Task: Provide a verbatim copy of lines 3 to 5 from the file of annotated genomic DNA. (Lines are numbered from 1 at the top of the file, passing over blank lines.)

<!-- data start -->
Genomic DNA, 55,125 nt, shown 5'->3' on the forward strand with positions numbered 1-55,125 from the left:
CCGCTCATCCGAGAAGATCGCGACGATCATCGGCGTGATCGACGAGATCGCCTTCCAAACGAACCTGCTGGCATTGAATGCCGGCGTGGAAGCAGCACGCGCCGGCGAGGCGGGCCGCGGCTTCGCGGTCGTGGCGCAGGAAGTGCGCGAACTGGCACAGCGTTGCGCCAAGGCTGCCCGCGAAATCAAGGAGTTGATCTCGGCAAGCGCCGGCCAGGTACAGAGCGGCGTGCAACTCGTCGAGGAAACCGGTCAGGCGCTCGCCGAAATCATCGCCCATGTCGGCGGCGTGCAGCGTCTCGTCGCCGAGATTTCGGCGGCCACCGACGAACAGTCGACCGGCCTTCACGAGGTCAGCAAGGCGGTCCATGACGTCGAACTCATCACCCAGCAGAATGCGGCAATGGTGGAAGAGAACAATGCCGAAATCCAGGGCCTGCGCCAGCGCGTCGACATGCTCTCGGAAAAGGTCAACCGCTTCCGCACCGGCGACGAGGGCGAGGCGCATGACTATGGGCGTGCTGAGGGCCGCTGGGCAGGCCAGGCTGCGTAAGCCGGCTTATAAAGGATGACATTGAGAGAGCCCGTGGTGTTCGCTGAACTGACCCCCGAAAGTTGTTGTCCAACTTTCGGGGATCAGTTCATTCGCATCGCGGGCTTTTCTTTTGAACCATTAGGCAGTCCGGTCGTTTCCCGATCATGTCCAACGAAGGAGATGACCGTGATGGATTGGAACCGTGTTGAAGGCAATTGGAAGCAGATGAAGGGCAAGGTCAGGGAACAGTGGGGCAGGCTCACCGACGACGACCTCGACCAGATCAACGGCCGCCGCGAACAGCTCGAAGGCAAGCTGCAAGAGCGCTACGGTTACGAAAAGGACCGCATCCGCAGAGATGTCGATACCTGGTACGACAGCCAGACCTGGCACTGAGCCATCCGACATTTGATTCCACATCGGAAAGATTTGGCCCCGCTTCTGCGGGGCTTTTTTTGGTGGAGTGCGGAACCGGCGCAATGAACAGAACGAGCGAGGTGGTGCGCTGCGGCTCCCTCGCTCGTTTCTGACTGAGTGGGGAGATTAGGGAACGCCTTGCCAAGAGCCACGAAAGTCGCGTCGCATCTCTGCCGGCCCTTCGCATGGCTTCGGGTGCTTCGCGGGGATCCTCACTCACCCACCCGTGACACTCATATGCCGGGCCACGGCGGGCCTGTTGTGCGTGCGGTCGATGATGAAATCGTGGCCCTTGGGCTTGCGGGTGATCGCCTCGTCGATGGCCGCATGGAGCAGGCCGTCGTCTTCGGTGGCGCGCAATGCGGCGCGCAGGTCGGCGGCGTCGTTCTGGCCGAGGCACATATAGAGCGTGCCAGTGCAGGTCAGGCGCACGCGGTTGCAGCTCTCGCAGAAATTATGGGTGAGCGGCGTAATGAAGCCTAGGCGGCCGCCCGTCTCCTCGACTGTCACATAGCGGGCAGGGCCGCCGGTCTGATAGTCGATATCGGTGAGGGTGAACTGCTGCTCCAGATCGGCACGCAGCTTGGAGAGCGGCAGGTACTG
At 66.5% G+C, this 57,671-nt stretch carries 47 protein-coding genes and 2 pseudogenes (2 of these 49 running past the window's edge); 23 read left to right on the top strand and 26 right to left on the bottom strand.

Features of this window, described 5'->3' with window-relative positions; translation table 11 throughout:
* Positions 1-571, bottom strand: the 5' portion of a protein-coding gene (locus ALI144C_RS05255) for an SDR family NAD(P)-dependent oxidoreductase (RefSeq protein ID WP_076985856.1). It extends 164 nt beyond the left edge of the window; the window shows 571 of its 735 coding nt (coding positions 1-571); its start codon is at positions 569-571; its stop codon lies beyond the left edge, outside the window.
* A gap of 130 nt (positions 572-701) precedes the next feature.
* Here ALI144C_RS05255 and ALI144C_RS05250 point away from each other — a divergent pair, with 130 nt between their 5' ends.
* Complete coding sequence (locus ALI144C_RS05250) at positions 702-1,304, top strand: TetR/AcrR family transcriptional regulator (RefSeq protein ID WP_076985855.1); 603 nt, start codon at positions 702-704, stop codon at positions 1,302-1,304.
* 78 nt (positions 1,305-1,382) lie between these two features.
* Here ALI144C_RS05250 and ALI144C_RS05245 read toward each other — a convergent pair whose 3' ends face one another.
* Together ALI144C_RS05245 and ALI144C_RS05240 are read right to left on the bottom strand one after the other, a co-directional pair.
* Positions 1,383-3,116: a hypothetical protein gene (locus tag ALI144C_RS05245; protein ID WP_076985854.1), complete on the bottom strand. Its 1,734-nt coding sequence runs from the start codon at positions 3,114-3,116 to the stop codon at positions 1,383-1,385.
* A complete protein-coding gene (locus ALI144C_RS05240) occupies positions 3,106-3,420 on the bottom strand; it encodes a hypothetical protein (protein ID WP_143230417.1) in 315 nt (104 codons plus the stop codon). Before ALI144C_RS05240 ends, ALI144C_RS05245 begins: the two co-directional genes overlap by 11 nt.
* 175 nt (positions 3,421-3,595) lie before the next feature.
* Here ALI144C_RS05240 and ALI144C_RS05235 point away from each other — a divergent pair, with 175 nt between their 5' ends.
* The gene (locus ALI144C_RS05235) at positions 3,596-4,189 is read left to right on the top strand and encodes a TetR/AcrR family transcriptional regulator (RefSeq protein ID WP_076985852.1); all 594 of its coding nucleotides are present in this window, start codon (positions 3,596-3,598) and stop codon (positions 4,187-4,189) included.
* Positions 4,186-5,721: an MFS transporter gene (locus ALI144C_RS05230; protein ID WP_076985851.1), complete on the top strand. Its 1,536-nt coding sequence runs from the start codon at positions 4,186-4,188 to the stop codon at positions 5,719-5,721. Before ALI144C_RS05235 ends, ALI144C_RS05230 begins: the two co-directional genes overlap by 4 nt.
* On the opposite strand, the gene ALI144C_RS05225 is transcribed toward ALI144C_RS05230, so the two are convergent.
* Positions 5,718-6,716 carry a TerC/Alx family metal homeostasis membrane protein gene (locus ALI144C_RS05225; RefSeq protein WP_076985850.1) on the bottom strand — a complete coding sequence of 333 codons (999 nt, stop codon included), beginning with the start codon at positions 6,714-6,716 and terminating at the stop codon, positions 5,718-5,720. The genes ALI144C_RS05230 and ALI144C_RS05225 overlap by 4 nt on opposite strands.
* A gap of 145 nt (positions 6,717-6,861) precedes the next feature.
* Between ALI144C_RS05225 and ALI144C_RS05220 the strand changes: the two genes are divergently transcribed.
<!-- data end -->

At 66.5% G+C, this 57,671-nt stretch carries 47 protein-coding genes and 2 pseudogenes (2 of these 49 running past the window's edge); 23 read left to right on the top strand and 26 right to left on the bottom strand.

Features of this window, described 5'->3' with window-relative positions; translation table 11 throughout:
* Positions 1-571, bottom strand: the 5' portion of a protein-coding gene (locus ALI144C_RS05255) for an SDR family NAD(P)-dependent oxidoreductase (RefSeq protein ID WP_076985856.1). It extends 164 nt beyond the left edge of the window; the window shows 571 of its 735 coding nt (coding positions 1-571); its start codon is at positions 569-571; its stop codon lies beyond the left edge, outside the window.